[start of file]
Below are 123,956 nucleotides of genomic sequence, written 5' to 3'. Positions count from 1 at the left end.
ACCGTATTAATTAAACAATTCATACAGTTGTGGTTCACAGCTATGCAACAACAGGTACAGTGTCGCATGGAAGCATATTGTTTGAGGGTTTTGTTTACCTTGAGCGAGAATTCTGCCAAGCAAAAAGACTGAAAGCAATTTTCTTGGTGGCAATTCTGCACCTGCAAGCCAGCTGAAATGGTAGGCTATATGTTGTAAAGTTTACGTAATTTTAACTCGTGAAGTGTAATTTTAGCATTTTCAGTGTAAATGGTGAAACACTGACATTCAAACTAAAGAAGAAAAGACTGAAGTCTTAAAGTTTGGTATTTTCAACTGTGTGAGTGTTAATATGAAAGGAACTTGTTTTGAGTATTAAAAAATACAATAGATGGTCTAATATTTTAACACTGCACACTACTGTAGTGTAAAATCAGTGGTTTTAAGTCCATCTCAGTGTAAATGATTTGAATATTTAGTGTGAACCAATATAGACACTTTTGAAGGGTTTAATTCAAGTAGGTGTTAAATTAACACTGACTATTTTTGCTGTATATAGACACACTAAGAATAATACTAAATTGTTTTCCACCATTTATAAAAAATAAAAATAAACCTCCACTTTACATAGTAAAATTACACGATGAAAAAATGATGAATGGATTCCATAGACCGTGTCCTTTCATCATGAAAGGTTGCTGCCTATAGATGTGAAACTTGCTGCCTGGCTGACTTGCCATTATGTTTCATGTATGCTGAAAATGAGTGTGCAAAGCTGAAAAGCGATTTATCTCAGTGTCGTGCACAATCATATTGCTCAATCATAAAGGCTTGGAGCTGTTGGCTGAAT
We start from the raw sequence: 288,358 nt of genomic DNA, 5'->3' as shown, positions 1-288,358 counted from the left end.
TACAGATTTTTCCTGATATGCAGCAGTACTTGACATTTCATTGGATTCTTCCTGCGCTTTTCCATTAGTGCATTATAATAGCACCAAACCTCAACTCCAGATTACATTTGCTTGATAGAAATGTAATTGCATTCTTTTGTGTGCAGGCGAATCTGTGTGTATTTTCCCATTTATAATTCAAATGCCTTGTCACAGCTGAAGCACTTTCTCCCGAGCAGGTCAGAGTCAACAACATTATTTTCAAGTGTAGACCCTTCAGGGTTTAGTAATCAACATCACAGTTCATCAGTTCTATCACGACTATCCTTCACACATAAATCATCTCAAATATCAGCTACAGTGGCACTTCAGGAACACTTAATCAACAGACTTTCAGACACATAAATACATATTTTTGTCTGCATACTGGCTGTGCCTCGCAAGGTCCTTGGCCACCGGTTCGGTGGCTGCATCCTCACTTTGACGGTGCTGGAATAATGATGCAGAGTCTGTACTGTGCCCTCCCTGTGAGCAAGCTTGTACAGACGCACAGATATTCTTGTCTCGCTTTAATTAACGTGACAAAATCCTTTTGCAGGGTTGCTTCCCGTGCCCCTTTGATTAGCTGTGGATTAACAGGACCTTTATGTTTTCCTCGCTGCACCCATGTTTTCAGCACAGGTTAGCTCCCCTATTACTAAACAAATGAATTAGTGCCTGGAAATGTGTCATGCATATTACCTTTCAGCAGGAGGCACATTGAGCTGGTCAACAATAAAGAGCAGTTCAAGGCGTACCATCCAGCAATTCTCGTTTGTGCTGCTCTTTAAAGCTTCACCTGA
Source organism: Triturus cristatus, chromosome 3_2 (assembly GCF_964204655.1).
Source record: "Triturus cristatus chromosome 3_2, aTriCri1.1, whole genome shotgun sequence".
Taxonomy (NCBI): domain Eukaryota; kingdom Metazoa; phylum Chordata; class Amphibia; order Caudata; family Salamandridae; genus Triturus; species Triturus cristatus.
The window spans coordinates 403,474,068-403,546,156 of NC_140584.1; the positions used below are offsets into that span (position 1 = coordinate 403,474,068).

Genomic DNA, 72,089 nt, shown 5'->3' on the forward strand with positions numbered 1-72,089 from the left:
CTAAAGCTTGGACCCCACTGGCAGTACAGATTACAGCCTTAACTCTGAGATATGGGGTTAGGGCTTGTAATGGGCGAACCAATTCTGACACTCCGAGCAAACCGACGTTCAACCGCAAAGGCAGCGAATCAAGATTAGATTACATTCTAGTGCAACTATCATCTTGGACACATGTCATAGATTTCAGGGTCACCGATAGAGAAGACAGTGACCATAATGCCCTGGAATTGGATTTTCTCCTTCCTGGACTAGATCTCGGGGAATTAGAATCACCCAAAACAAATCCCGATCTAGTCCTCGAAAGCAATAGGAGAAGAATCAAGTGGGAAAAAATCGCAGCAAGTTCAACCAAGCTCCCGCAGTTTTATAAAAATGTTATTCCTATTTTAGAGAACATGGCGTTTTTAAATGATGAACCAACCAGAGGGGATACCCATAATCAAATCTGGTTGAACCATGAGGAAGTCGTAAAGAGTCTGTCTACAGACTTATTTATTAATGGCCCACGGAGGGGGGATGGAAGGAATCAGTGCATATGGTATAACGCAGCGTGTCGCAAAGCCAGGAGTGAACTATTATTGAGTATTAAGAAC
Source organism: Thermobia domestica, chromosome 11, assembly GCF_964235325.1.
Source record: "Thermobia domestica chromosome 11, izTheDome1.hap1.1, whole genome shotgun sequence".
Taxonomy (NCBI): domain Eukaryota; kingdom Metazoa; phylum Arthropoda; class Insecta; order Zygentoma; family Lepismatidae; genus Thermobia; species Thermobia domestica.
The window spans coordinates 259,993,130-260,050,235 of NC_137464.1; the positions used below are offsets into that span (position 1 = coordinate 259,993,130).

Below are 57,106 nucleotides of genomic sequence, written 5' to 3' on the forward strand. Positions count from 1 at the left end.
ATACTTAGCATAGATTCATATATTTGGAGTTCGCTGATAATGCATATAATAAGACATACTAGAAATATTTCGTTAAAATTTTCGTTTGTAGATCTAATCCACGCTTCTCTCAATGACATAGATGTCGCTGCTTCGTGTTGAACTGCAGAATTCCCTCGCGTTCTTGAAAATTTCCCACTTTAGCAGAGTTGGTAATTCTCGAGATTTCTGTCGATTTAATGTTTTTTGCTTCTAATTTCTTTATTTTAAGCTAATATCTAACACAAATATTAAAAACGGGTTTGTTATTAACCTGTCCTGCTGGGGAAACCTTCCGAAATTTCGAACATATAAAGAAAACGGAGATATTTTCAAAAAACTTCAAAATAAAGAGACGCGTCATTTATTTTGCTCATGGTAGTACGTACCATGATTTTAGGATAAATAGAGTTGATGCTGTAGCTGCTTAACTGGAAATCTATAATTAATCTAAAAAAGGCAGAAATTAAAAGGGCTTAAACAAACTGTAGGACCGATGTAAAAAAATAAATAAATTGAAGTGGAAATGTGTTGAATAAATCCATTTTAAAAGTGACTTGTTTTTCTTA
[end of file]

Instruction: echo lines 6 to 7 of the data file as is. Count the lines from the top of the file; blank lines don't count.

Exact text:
Source record: "Triturus cristatus chromosome 3_2, aTriCri1.1, whole genome shotgun sequence".
Taxonomy (NCBI): domain Eukaryota; kingdom Metazoa; phylum Chordata; class Amphibia; order Caudata; family Salamandridae; genus Triturus; species Triturus cristatus.